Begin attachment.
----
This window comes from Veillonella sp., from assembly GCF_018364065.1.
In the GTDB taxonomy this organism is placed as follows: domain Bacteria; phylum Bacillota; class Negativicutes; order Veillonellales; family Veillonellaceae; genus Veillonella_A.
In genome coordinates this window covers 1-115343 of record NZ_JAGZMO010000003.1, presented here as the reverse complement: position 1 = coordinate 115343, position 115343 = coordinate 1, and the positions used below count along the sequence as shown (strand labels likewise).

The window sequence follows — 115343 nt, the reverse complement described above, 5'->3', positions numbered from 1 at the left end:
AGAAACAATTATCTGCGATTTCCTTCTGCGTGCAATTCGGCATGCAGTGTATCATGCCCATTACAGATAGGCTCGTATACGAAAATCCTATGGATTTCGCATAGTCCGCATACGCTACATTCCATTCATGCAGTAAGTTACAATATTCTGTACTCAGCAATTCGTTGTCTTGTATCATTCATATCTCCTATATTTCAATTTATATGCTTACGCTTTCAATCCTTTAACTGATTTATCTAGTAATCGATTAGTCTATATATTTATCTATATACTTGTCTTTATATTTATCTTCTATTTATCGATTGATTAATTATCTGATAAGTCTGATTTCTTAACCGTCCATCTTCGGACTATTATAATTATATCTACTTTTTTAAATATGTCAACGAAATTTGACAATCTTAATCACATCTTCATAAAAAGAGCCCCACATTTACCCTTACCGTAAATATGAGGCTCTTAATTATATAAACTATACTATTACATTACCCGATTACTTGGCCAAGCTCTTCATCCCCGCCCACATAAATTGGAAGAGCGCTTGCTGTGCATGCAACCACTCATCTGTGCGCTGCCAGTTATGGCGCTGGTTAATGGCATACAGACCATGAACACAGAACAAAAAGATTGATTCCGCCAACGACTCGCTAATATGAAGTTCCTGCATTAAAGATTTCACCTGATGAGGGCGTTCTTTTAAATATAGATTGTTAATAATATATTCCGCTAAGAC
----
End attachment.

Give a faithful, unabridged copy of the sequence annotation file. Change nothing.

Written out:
This window comes from Veillonella sp., from assembly GCF_018364065.1.
In the GTDB taxonomy this organism is placed as follows: domain Bacteria; phylum Bacillota; class Negativicutes; order Veillonellales; family Veillonellaceae; genus Veillonella_A.
In genome coordinates this window covers 1-115343 of record NZ_JAGZMO010000003.1, presented here as the reverse complement: position 1 = coordinate 115343, position 115343 = coordinate 1, and the positions used below count along the sequence as shown (strand labels likewise).

The window sequence follows — 115343 nt, the reverse complement described above, 5'->3', positions numbered from 1 at the left end:
AGAAACAATTATCTGCGATTTCCTTCTGCGTGCAATTCGGCATGCAGTGTATCATGCCCATTACAGATAGGCTCGTATACGAAAATCCTATGGATTTCGCATAGTCCGCATACGCTACATTCCATTCATGCAGTAAGTTACAATATTCTGTACTCAGCAATTCGTTGTCTTGTATCATTCATATCTCCTATATTTCAATTTATATGCTTACGCTTTCAATCCTTTAACTGATTTATCTAGTAATCGATTAGTCTATATATTTATCTATATACTTGTCTTTATATTTATCTTCTATTTATCGATTGATTAATTATCTGATAAGTCTGATTTCTTAACCGTCCATCTTCGGACTATTATAATTATATCTACTTTTTTAAATATGTCAACGAAATTTGACAATCTTAATCACATCTTCATAAAAAGAGCCCCACATTTACCCTTACCGTAAATATGAGGCTCTTAATTATATAAACTATACTATTACATTACCCGATTACTTGGCCAAGCTCTTCATCCCCGCCCACATAAATTGGAAGAGCGCTTGCTGTGCATGCAACCACTCATCTGTGCGCTGCCAGTTATGGCGCTGGTTAATGGCATACAGACCATGAACACAGAACAAAAAGATTGATTCCGCCAACGACTCGCTAATATGAAGTTCCTGCATTAAAGATTTCACCTGATGAGGGCGTTCTTTTAAATATAGATTGTTAATAATATATTCCGCTAAGAC